Nancy Pelosi, other notables attend June 14 first-day ceremony for stamp honoring Katharine Graham
By Bill McAllister, Washington Correspondent
The June 14 first-day ceremony for the United States commemorative stamp honoring Katharine Graham resembled something like one of the A-list parties that Graham staged at her Georgetown mansion.
Notable attendees included Speaker of the House Nancy Pelosi, D-Calif.; House Majority Leader Steny Hoyer, D-Md.; Sen. James Risch, R-Idaho; and Supreme Court Justice Stephen Breyer, and columnist George Will.
Rep. Carolyn B. Maloney, D-N.Y., chairwoman of the House of Representative’s Committee on Oversight and Reform, which oversees the U.S. Postal Service, also was there, along with who Graham’s son Don Graham described as “a lot of old friends of Katharine Graham.”
And the event that drew them to Capitol Hill included a contingent of her former Washington Post employees and not a few Washington, D.C., area stamp collectors.
“Twenty-one years after her death, it appears that Katharine Graham can still draw a good crowd in Washington,” the Washington Post’s Book Club newsletter quoted Don Graham as saying at the ceremony. “I am reduced to asking how my mother would have felt about being on a stamp,” he said.
“There are moments that I feel perfectly confident about what my mother would have said,” Graham said. “This is not necessarily one of them, but my belief is she’d have loved it.”
All assembled at the Madison Building of the Library of Congress the evening of June 14 to welcome a new 2-ounce- rate forever stamp in the Distinguished Americans series celebrating Graham and her remarkable career.
By the time of her death in 2001, she had established the Washington Post as one of the nation’s premier investigative newspapers, and she had led it through battles over the publication of the Pentagon Papers, and the Watergate scandal.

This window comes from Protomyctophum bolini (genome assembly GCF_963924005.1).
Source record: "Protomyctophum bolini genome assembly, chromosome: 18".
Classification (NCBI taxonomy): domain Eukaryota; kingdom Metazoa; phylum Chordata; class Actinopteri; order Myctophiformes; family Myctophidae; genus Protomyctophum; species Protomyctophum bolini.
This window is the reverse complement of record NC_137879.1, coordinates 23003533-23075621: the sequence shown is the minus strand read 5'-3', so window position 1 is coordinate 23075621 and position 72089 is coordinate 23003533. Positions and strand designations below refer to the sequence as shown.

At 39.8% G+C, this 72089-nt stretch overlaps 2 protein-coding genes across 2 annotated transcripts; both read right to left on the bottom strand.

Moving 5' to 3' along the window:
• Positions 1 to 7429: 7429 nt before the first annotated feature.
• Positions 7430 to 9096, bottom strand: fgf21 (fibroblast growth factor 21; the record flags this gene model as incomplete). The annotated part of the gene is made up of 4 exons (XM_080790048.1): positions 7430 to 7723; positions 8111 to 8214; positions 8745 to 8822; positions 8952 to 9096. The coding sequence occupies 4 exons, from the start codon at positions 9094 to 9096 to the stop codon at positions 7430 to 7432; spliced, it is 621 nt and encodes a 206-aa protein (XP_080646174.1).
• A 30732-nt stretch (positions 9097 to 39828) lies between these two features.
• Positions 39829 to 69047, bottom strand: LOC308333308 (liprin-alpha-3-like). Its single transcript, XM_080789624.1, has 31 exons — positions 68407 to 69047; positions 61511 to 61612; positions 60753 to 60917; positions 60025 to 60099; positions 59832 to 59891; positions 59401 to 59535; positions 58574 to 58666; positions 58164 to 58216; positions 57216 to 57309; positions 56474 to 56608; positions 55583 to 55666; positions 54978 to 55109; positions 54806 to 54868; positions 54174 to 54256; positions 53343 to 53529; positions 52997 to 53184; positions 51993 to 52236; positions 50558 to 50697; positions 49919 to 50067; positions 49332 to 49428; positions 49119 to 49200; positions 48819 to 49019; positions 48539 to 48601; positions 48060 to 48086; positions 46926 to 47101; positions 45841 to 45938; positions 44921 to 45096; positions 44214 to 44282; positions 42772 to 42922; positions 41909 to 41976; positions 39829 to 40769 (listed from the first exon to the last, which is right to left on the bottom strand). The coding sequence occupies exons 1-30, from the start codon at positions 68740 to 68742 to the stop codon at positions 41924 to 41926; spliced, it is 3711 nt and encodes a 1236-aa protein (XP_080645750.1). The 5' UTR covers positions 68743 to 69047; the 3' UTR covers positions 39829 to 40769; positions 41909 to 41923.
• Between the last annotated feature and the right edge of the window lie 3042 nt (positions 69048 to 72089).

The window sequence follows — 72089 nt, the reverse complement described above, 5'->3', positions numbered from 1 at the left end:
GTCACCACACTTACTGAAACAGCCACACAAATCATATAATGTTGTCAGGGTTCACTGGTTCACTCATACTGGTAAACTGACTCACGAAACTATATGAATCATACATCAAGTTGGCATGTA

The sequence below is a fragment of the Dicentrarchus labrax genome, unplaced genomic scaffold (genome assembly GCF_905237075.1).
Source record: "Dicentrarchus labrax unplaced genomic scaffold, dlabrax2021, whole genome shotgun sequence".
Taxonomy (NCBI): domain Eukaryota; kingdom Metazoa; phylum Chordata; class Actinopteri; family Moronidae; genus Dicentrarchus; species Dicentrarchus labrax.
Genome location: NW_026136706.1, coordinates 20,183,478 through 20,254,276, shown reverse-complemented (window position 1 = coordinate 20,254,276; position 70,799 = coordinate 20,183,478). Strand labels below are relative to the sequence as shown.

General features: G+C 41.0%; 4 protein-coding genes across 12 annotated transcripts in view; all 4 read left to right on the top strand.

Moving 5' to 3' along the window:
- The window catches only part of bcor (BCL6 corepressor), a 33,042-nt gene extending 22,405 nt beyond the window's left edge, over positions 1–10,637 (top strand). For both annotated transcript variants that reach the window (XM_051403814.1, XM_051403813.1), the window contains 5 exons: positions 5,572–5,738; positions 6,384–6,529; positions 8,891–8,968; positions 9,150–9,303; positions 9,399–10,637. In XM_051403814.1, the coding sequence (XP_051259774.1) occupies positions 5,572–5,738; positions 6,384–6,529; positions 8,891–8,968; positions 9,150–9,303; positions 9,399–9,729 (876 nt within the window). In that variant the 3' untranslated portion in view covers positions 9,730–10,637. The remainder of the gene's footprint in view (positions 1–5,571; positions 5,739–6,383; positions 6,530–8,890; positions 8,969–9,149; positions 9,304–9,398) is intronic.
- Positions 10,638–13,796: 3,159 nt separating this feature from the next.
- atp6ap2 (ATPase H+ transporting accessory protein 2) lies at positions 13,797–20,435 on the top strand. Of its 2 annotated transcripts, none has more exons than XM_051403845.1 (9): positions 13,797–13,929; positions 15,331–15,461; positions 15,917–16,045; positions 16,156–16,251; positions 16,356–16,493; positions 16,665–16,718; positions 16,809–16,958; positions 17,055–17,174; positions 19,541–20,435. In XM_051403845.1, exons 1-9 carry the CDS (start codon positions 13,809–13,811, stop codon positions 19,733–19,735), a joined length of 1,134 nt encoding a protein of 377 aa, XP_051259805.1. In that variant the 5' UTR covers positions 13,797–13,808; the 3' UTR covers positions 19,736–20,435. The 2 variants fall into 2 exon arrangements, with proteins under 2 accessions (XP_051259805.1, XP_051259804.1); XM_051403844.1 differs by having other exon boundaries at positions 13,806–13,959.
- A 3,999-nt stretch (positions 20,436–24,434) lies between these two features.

The gathering at this rare 6 p.m. first-day ceremony made clear that Graham is viewed as a heroic figure celebrated by members of both of the two main political parties and by conservatives and liberals alike.
The ceremony, over which Don Graham presided, saw lots of praise for Katharine Graham’s pioneering role as both a publisher and chief executive of a major corporation, the Washington Post Co.
“Katharine Graham was a trailblazer — the first woman to head a Fortune 500 company, and the first to serve as a director of The Associated Press,” said Donald Moak, a member of the U.S. Postal Service’s board of governors.
Moak also reminded the audience that Graham refused “to bend to unprecedented political pressure” during the Pentagon Papers episode and Watergate, the two crises that built her reputation.
Don Graham was modest about what he and his sister, Elizabeth “Lally” Graham Weymouth, had said at the event.
“I think the only important thing we said was thank you,” he told Linn’s Stamp News in an email. “The USPS folks could not have been kinder.”
Don Graham also said that he suspects that “KG’s old friend,” professor Henry Louis Gates Jr. of Harvard University, may have first raised the possibility of a stamp for Katharine Graham while Gates was serving on the Citizens’ Stamp Advisory Committee.
When Linn’s asked if Don Graham’s account was accurate, Gates replied, “Yes, indeed!”
Gates said he had pushed for the Graham stamp along with Katherine Tobin, a current CSAC member. Gates served on the committee from 2005 to 2017.
Don Graham said his sister had represented the family in selecting the image of their mother that appears on the stamp. She chose a painting by Lynn Staley based on a photograph taken at the peak of Katharine Graham’s influence.
The ceremony was the second major stamp event in June in the nation’s capital.
Postmaster General Louis DeJoy participated in both the Graham event and the June 6 White House unveiling of the Nancy Reagan forever stamp to be issued July 6.
Graham is the 17th person to be honored with a stamp in the Postal Service’s Distinguished Americans series.
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